Do you want to know what feels like Groundhog Day? Fashion Week.
Season in and season out, the designers are pretty much the same. With the exception of Le Baron, which opened very recently in Nolita, the venues are pretty much the same.
The guests are certainly the same, and, therefore, so is the holier-than-thou, party-til-we-run-out-of-tequila vibe. Even the performing talent is the same: as of Monday, only midway through Fashion Week, the Kills had played at three separate events. What can we say about the Kills? They need to calm down.
One of the few new noticeable changes this season is rather than spring water in the fridges at the tents, there is purified Aquafina. Don’t worry, this downgrade has not gone unnoticed by the fashion community.
On Monday night, it was actually a pleasure to go to Chris Benz’s low-key after-party in the penthouse of the Standard East. It wasn’t overly crowded, and it lacked pretension. There was a short performance by singer Lily Halpern, a new artist on Warner Music. There weren’t tons of photographers, nor an overwhelmed and snotty group of ladies guarding the door, or any unnecessary celebrities. (Mr. Benz had had Deborah Harry and Jessica Szohr of “Gossip Girl” at his presentation earlier in the afternoon.) It was just the relaxing get-together you’d imagine you’d want if you had worked for several months on a fashion collection and needed to unwind.
“We never ever do an after-party,” said Mr. Benz, whose hair is dyed pink at the moment.
One of the quirkier aspects of Mr. Benz’s party was that he had asked his friend, Marjorie Gubelmann, to DJ. With friends like Tory Burch and Samantha Boardman, Ms. Gubelmann has been active on the New York social scene for years. She also runs a candle company called Vie Luxe that is popular with her set. But in the last few months, Ms. Gubelmann has started finding work spinning at parties.
At New England College, Ms. Gubelmann said, she worked as DJ on the local radio under the name “Mad Marg.” “I have a broadcasting license,” she said Monday.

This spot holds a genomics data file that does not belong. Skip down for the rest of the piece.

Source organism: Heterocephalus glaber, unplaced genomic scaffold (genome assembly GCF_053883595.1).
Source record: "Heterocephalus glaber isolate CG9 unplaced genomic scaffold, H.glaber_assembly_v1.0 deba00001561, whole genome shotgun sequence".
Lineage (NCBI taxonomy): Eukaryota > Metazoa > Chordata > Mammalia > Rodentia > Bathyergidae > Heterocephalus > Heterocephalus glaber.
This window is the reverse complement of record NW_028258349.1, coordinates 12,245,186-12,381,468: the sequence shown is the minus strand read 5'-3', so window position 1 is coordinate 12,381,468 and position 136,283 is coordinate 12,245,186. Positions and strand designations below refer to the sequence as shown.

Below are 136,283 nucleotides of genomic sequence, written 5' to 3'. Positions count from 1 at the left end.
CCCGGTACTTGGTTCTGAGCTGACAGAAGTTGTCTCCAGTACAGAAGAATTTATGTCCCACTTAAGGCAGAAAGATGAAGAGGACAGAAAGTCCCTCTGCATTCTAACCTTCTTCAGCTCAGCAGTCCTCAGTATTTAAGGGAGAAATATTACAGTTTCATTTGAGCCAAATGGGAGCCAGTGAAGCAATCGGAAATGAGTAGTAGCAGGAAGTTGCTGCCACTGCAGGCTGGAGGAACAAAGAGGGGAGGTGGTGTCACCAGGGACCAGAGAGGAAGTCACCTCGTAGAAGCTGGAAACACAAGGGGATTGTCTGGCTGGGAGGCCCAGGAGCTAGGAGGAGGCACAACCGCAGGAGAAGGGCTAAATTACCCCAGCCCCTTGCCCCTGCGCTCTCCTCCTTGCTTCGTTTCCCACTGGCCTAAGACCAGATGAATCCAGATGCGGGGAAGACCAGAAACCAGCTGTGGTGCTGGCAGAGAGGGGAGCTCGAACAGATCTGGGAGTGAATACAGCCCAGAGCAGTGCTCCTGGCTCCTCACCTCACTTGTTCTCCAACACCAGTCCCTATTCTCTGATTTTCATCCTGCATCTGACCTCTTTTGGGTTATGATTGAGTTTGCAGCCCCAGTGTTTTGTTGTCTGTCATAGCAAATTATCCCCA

She had been telling this to her friend, Mickey Boardman, who works as an editor at Paper magazine, and Mr. Boardman asked her to DJ his birthday party. That led to gigs at venues around town, like Eastern Bloc, Bedlam, the Soho Grand and the Mondrian.
“I texted her from our run-through and asked if she would DJ,” said Mr. Benz. “We didn’t talk about what she’d play. I feel like if she’s doing it, then I don’t have to worry.”
Ms. Gubelmann usually spins with Mr. Boardman’s colleague, Drew Elliott, who performs under the stage name DJ Drewpsie. “It is more fun when you have a wingman,” she said. Mr. Elliott plays mostly bubble gum pop. As Mr. Elliott played “U Smile” by Justin Bieber, Ms. Gubelmann said, “I don’t even know what song this is.”
Ms. Gubelmann said her music ranges “from Donna Summer to Flo Rida ” with a bit of ’80s New Wave mixed in, though the relatively young crowd at Mr. Benz’s party “wouldn’t even know what that was,” she reckoned.
On Monday, some of her selections included “Moves Like Jagger” by Maroon 5, “Push It” by Salt-N-Pepa and the new Madonna single. “It is pretty middle of the road,” she said. “I played a lot of Flo Rida tonight because I met him over Grammy weekend. He’s very polite and charming.”
Spinning music, Ms. Gubelmann said, is much easier now than in her college days, when she had to use turntables. To modify to the times, she has had to download and teach herself how to use a program called Scratch.
“I should probably go to DJ school,” she added. “It is all quite easy, especially if I can figure it out. I’m not a Mensa candidate or anything.”
Ms. Gubelmann explained that she’s always loved music, but so far the spinning has brought her “negative income.” “But it is funny at age 42 to find a new passion.”